• Why? What does thermodynamics tell us about this process? • It is a trade off of two (large) competing tendencies. But need to raise T to some critical value so that the entropy can take over and melt ice. Melting is not enthalpically favorable. • This is a model (we can remember) for any chemical transformation 9 . • Competing with this is the entropy which (statistically) was the tendency to disorder (greater positional possibilities). if the water molecules can have more places to go they will do that. and water freezes below 0C. If possible. • We found that the enthalpy for melting and boiling were rather independent of temperature. Liquid water affords molecules an opportunity to migrate (unlike solid water). So the melting should be entropically favorable. Ice (like all solids) is the stable form at low temperatures because melting is endothermic (the ice must have heat to melt).Ice Melting • Know ice melts above 0C.

• The favorable bonding of water to water (enthalpically favored) is broken by the randomization forces of entropy. the two phases are in equilibrium. Solve for the entropy difference: ΔH 6 ⋅10 ΔS = = = 22 J mol ⋅ K T 273 3 • Notice Entropy change is positive. breaking water-water bonds. 10 .The entropy of melting H 2O ( s ) H 2O ( ) ΔH = ΔH ( ) − ΔH ( s ) = 6 kJ / mole • Ice melts at 0C. and the liquid form is favored (by entropic terms). • What is the entropy change for ice to melt? • At the transition temperature. The latent heat of fusion is 6kJ/mole. so ΔG=0=ΔH-TΔS. Notice it is positive. as one expect. so the Gibbs Energy becomes negative at higher temperatures.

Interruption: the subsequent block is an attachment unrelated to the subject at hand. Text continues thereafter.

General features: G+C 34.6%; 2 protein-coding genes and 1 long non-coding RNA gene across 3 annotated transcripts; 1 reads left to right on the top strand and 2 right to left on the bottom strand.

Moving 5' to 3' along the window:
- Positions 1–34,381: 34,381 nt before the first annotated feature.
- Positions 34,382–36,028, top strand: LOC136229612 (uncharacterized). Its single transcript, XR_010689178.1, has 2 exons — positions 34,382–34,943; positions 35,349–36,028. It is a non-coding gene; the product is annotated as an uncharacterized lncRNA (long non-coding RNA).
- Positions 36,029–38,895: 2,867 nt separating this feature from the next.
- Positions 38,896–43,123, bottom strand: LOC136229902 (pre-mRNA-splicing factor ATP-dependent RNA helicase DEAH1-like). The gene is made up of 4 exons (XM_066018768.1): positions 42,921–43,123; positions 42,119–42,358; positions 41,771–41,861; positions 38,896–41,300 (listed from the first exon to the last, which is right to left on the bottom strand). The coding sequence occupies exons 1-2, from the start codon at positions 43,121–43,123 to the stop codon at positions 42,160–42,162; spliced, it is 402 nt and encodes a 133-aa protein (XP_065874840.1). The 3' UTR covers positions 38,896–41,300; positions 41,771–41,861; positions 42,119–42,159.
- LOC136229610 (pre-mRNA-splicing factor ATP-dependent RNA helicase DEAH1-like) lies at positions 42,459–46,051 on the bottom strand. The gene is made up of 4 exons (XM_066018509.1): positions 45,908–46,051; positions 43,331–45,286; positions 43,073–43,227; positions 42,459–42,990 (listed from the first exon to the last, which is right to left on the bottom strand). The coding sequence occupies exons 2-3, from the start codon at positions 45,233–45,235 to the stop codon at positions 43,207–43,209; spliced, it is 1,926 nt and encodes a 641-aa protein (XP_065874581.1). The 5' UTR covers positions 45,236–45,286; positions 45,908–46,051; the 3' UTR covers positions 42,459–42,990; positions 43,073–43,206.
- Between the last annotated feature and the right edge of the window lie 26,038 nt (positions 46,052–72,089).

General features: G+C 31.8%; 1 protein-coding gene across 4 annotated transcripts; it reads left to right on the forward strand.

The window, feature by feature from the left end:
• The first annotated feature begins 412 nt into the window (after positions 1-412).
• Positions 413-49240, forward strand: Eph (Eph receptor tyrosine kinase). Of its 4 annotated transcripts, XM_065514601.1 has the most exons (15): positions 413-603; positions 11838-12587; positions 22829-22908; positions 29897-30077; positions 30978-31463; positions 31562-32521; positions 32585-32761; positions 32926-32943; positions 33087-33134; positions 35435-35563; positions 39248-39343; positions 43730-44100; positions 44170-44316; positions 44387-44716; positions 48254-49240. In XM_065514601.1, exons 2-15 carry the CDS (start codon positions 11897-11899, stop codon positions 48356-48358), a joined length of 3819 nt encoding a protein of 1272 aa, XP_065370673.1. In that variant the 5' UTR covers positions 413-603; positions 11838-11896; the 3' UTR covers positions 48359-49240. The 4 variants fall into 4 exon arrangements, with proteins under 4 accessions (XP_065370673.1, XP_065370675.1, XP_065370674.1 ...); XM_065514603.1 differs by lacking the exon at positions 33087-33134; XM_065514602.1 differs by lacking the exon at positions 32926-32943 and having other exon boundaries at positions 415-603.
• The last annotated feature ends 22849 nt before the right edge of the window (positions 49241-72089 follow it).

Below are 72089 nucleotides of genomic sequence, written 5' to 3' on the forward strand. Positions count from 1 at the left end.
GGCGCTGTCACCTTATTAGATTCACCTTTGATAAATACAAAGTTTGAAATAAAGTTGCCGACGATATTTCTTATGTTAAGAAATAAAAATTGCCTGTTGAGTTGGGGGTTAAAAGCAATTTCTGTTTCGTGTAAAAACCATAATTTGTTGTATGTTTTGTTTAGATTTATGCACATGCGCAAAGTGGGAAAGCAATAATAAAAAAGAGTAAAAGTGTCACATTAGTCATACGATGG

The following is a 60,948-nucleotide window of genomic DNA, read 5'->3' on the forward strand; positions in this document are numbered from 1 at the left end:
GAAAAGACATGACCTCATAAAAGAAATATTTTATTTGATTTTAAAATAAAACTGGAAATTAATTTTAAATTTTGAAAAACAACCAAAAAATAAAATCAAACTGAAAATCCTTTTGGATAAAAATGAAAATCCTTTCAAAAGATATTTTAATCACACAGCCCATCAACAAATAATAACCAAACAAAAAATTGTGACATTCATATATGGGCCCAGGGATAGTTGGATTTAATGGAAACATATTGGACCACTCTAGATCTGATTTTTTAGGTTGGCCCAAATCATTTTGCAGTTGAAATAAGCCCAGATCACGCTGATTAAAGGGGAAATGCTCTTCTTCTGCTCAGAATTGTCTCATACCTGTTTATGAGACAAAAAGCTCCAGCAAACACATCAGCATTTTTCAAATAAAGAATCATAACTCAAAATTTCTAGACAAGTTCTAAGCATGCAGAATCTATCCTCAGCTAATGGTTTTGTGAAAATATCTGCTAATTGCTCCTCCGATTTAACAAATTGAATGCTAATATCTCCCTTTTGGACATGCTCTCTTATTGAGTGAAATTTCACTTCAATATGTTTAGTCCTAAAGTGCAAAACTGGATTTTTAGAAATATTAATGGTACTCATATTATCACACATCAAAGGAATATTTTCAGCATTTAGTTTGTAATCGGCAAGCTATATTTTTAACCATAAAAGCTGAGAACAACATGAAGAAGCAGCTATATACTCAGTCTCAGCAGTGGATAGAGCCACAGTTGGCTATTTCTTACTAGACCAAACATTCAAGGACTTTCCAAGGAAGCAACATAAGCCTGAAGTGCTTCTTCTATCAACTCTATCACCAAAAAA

then 0 = ΔG = ΔH .2 J/mol.K @T=25°C ΔG = Δ H .T ΔS Tboiling ΔH ΔH 0 = ≈ = 331K 0 ΔS ΔS 11 . ΔS° = 93.91 kJ/mol.TΔS° only @ T=25°C The criterion of spontaneity is Gibbs Energy Change is zero. Assume that the enthalpy and entropy changes upon boiling are rather independent of temperature.Esoteric Example (A liquid boils) • At what T is the following reaction spontaneous? Br (l) Br (g) 2 2 ΔH° = 30.T Δ S ΔG° = ΔH° .

K) ΔG° = (30.78) kJ/mol = 3.Boiling Example • Try 298 K just to see: ΔG° = ΔH° .91 kJ/mol .) 12 . Above that temperature the process will be spontaneous (i. but the two big numbers are just about canceling.2 J/mol.e.13 kJ/mol > 0 Not spontaneous at 298 K.91 − 27.TΔS° ΔG° = 30. we need to go up from 300 to 330 to get cancellation. Br2 will boil.(298K)(93.

• For a chemical reaction at constant T and P the only contributions to the changing free energy are due to the changes in the concentrations of the various species. now write the total Gibbs energy as the sum of the molar Gibbs energies for each of the species. Need more going on. such as the number of moles changing.Gibbs Energy for reactions • Cannot have a change in the gas in a box for a process at constant T and P. This is where a chemical reaction comes in. 13 . • We wrote the enthalpy in terms of the molar enthalpies of formation of each of the species.